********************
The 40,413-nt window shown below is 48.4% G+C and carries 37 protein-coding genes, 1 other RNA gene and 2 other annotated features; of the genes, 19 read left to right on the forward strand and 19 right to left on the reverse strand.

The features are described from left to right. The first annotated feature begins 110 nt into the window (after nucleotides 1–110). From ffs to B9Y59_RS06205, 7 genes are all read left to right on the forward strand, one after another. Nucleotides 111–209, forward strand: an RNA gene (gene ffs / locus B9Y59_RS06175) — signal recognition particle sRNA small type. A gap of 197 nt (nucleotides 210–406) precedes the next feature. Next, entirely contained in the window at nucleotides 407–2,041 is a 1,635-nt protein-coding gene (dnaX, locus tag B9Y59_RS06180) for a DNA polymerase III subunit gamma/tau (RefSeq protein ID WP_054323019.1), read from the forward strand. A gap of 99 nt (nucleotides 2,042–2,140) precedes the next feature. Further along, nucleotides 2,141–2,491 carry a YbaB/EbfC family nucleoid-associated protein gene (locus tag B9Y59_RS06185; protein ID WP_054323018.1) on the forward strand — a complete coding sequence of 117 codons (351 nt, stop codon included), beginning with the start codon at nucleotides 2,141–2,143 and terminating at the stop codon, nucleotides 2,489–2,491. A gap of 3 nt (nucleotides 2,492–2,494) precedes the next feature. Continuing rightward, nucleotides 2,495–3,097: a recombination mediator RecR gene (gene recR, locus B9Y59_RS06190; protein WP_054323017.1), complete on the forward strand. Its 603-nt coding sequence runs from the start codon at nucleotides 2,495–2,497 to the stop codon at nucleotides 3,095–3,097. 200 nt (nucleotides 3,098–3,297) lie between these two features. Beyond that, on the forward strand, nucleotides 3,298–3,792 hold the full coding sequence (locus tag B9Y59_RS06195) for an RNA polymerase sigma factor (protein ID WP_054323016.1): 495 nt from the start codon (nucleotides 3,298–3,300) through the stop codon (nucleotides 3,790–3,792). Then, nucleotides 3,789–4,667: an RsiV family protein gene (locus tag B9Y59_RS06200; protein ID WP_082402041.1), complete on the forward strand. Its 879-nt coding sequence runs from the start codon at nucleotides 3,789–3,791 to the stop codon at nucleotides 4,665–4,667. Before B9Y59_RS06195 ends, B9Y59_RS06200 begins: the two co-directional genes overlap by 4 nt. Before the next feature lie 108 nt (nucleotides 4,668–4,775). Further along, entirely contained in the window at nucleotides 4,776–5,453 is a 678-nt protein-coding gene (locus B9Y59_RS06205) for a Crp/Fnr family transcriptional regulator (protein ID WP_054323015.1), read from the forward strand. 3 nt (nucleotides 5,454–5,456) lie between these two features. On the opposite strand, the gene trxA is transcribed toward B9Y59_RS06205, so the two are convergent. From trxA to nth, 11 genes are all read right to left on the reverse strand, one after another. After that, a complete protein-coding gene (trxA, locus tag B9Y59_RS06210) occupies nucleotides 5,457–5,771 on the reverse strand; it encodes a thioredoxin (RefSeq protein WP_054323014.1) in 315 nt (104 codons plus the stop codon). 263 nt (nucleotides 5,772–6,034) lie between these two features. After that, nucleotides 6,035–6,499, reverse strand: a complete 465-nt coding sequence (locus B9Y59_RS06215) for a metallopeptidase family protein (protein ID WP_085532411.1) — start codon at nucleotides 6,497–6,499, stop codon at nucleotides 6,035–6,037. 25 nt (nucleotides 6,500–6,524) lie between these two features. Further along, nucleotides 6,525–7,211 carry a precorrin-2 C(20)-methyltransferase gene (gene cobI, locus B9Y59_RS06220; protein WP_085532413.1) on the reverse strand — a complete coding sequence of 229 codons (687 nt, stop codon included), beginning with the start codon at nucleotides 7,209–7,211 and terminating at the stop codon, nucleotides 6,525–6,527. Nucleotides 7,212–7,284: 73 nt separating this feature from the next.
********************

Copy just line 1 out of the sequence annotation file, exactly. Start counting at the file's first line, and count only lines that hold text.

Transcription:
The 40,413-nt window shown below is 48.4% G+C and carries 37 protein-coding genes, 1 other RNA gene and 2 other annotated features; of the genes, 19 read left to right on the forward strand and 19 right to left on the reverse strand.